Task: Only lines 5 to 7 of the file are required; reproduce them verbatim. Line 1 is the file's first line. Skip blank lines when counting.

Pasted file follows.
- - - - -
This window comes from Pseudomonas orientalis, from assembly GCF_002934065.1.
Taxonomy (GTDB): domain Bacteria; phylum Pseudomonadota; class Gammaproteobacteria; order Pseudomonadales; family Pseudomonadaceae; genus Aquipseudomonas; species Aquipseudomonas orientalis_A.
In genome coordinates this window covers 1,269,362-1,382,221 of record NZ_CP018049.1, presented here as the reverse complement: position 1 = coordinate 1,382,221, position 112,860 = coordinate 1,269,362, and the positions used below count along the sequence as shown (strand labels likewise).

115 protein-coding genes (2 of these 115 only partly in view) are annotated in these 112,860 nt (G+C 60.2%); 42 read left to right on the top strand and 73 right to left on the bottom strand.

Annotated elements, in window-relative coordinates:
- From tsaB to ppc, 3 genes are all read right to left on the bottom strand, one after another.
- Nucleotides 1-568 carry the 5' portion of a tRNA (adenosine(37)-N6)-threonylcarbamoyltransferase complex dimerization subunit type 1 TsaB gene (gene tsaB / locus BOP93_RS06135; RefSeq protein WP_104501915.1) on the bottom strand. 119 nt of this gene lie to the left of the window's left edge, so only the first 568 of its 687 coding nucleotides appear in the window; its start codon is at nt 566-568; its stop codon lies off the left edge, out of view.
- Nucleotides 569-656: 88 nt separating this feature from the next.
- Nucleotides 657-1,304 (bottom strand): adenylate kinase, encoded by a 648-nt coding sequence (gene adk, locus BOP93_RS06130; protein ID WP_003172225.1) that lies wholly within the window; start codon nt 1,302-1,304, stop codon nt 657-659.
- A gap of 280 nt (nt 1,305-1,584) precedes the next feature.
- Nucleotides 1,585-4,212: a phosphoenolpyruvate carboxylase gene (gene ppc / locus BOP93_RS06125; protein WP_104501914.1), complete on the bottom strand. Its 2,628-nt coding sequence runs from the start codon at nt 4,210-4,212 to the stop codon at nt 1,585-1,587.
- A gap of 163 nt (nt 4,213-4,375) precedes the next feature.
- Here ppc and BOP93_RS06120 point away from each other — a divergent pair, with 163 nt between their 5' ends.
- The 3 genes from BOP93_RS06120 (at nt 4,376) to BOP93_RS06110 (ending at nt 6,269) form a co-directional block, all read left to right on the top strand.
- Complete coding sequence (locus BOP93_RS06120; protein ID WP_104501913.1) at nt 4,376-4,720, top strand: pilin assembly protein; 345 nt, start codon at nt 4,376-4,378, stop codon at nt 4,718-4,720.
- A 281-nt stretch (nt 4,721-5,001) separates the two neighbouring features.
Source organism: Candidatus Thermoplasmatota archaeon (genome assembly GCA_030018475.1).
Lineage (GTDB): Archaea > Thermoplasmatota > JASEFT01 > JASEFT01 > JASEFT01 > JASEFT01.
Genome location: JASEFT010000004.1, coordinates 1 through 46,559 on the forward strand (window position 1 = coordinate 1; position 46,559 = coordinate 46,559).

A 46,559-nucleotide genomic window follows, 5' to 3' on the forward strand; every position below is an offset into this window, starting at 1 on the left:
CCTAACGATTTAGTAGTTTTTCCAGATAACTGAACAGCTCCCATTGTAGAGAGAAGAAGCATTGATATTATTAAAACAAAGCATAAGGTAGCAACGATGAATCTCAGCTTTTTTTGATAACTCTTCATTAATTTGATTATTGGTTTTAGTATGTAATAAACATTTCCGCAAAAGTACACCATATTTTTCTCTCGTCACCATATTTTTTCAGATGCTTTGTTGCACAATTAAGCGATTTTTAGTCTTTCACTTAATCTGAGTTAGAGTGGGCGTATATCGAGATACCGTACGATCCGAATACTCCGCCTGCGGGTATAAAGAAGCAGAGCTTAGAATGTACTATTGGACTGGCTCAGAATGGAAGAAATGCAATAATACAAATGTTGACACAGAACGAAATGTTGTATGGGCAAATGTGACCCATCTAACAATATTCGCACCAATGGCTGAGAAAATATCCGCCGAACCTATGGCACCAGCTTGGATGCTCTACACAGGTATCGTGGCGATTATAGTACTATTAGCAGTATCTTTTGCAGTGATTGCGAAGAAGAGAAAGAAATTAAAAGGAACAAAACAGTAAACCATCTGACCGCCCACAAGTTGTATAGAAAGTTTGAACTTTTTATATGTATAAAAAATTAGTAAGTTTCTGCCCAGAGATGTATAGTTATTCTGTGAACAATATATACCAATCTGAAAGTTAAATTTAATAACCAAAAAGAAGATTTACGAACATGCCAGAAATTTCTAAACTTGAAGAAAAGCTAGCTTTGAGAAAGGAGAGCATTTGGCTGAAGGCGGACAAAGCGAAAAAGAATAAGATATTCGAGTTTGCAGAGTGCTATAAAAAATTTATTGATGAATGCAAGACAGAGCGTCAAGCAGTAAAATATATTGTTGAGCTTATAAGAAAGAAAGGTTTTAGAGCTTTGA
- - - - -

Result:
Annotated elements, in window-relative coordinates:
- From tsaB to ppc, 3 genes are all read right to left on the bottom strand, one after another.
- Nucleotides 1-568 carry the 5' portion of a tRNA (adenosine(37)-N6)-threonylcarbamoyltransferase complex dimerization subunit type 1 TsaB gene (gene tsaB / locus BOP93_RS06135; RefSeq protein WP_104501915.1) on the bottom strand. 119 nt of this gene lie to the left of the window's left edge, so only the first 568 of its 687 coding nucleotides appear in the window; its start codon is at nt 566-568; its stop codon lies off the left edge, out of view.